Zombie sounds: Nellie McKay at the Dakota

Nellie McKay Dakota Jazz Club Sunday, April 6 Review by Jeff Shaw "Toto Dies" live MP3

It not every headlining jazz club artist that does impersonations of what famous people would sound like as zombies. Equally unlikely, it would seem, is for said artist to scream "Die Motherfucker!" at the top of her lungs during one song's breakdown -- regardless of whether that was written into the song or not.

Welcome to the unlikely world of Nellie McKay, whose prodigious musical talents are expressed in elegant, intelligent piano numbers as well as onomatopoeic zombie grunts.

Zombie sounds: Nellie McKay at the Dakota

Zombie has a hair in her mouth!

When singer and pianist McKay is described, she is often compared to two disparate artists. Doris Day and Eminem. Robin Williams and Bette Midler. Ethel Merman and Ani DiFranco. The fact that none of these comparisons is satisfying says much for McKay's work, which is part Broadway and part Compton in its aesthetic.

When we spoke with her last year, she had come through performing Christmas songs with Aimee Mann. This time, she offered the audience a surprise -- three songs from the score to "Election: The Musical." The Reese Witherspoon-Matthew Broderick movie is being developed as a theater piece, and McKay has been charged with writing the music. There could be no more fitting choice to transport the incisive, barbed wit of the film to the stage.

Really, there is no such thing as a Nellie McKay "standard," but the singer ran through multiple favorites from past albums ("David and "Toto Dies" from 2004's "Get Away From Me," gay marriage anthem "Cupcake" from "Pretty Little Head"). These included a raw, inspired version of "Sari," McKay's apologia which contains the aforementioned "Die Motherfucker" line. ("It's perfectly rude and awful," I overheard one woman of a certain age remark to her husband after the song, "but I like it.")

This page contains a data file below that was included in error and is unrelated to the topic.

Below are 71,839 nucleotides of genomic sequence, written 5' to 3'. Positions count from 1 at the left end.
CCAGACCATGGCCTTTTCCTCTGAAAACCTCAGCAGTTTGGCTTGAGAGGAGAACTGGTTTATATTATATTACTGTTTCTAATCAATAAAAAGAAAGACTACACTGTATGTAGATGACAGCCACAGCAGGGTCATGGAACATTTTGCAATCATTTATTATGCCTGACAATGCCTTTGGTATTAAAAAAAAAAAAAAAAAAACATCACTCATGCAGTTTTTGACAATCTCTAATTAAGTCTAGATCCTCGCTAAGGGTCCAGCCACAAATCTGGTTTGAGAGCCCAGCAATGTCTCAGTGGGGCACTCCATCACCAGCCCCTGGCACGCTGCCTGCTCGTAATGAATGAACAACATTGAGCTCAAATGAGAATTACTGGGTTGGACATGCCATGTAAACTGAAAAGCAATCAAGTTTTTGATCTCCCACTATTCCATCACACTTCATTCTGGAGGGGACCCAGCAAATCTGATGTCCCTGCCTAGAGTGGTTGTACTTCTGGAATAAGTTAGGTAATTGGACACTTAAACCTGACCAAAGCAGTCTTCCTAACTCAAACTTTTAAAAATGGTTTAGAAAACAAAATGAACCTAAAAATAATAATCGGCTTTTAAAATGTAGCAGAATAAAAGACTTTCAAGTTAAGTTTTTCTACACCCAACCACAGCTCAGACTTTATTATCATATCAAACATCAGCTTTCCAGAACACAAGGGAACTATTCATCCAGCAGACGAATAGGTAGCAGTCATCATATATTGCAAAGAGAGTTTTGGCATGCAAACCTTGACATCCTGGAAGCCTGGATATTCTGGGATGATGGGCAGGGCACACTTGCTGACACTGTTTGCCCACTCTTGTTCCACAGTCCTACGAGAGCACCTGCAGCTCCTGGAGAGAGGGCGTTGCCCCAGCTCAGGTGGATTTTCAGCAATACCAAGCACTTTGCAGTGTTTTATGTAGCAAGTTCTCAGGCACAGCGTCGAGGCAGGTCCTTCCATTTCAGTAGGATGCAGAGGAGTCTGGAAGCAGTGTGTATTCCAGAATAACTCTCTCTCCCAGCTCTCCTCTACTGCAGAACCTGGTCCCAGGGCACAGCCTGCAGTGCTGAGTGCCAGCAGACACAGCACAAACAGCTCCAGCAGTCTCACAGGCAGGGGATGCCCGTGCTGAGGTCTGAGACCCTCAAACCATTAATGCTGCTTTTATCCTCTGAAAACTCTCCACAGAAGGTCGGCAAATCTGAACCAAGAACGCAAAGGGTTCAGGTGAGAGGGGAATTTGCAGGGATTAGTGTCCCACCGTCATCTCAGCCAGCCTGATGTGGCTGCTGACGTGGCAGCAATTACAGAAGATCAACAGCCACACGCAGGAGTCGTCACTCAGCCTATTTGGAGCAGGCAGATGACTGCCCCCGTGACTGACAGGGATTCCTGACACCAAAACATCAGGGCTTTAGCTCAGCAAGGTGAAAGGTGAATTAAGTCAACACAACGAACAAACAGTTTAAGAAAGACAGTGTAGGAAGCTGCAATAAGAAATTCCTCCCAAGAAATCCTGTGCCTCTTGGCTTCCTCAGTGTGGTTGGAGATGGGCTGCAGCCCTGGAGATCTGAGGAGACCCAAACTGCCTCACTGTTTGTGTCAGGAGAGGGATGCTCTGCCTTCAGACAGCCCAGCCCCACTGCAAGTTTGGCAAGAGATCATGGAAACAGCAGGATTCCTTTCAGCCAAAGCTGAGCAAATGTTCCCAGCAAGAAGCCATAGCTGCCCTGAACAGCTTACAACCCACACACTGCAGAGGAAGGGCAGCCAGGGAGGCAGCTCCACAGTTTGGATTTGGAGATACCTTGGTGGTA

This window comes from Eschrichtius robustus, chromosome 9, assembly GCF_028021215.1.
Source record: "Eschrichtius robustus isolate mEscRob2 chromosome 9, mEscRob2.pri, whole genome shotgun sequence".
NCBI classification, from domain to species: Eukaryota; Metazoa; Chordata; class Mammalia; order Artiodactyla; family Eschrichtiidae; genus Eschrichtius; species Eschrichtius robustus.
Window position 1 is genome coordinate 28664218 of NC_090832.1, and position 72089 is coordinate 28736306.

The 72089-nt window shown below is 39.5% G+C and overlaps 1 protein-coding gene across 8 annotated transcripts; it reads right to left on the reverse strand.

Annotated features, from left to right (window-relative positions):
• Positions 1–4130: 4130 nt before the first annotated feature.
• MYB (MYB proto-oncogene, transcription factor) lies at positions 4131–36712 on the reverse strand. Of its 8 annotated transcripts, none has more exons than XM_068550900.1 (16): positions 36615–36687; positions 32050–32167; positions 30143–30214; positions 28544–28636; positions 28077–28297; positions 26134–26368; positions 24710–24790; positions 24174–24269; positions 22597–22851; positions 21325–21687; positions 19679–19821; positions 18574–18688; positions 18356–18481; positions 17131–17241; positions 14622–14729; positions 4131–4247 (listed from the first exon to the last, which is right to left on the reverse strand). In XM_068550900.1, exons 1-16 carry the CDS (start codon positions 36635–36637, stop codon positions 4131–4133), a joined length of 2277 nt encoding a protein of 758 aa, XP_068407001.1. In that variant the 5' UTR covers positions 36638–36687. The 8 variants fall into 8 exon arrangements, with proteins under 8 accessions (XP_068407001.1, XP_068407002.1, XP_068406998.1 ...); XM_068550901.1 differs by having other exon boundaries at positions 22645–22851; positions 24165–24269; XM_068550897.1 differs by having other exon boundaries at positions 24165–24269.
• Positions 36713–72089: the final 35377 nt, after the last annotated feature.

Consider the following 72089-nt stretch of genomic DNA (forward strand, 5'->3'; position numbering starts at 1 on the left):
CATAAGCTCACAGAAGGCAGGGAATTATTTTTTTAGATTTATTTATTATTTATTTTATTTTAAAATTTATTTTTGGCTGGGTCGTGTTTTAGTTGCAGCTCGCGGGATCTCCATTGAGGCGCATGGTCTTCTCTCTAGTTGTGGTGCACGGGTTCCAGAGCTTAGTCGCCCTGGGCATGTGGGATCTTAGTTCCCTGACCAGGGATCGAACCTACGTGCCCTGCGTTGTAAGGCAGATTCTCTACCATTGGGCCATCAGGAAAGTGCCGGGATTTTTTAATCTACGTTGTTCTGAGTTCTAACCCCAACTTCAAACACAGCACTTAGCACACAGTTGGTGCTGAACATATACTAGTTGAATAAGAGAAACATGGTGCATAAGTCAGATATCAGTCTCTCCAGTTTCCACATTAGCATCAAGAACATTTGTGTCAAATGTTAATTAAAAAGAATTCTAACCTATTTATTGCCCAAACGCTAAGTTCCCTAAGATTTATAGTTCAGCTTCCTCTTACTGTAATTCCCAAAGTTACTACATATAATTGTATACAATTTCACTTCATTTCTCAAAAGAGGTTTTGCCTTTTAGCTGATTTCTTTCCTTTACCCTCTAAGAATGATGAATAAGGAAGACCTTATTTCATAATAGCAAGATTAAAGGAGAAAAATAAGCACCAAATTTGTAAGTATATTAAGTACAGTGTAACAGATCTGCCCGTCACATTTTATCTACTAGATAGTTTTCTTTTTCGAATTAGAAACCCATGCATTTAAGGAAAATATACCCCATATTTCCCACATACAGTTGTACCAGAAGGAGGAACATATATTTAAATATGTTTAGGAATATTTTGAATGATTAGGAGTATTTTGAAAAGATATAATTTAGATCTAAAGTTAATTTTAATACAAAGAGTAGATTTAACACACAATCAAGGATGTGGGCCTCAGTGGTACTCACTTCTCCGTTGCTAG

Without a full band, she improvised percussion (often charmingly, as in her piano-top drumming during "The Dog Song"). Sadly, this lack of a full band meant no "Identity Theft," the trumpet-accompanied single from her most recent release, "Obligatory Villagers." Even sadder, she was not accompanied by Schoolhouse Rock voice Bob Dorough, who sings on the album.

But there was record opener "Mother of Pearl," which McKay performed on ukelele. The song demonstrates her enviable skills as a satirist. It is known for its opening line and refrain, "Feminists don't have a sense of humor."

Songcraft gave way to improvisation later in the evening, during the swampy strains of "Zombie." In the waning bars of the Dr. John-meets-Screamin' Jay Hawkins track (there go those comparisons again), McKay began riffing on what famous people might sound like as zombies. If you think Dinah Shore is still as famous as John McCain, that is.

McKay's world does tend to transcend linear time. As the self-described honorary baby boomer flubbed a few lines, a sin for which she was readily forgiven, she explained: "If I seem disorganized, it's not unprofessionalism: it's just forgetfulness."

Good thing her show is unforgettable -- whoever you want to compare her to.

Nellie McKay performs two more nights at the Dakota, Monday, April 7, and Tuesday, April 8 at 7 p.m.

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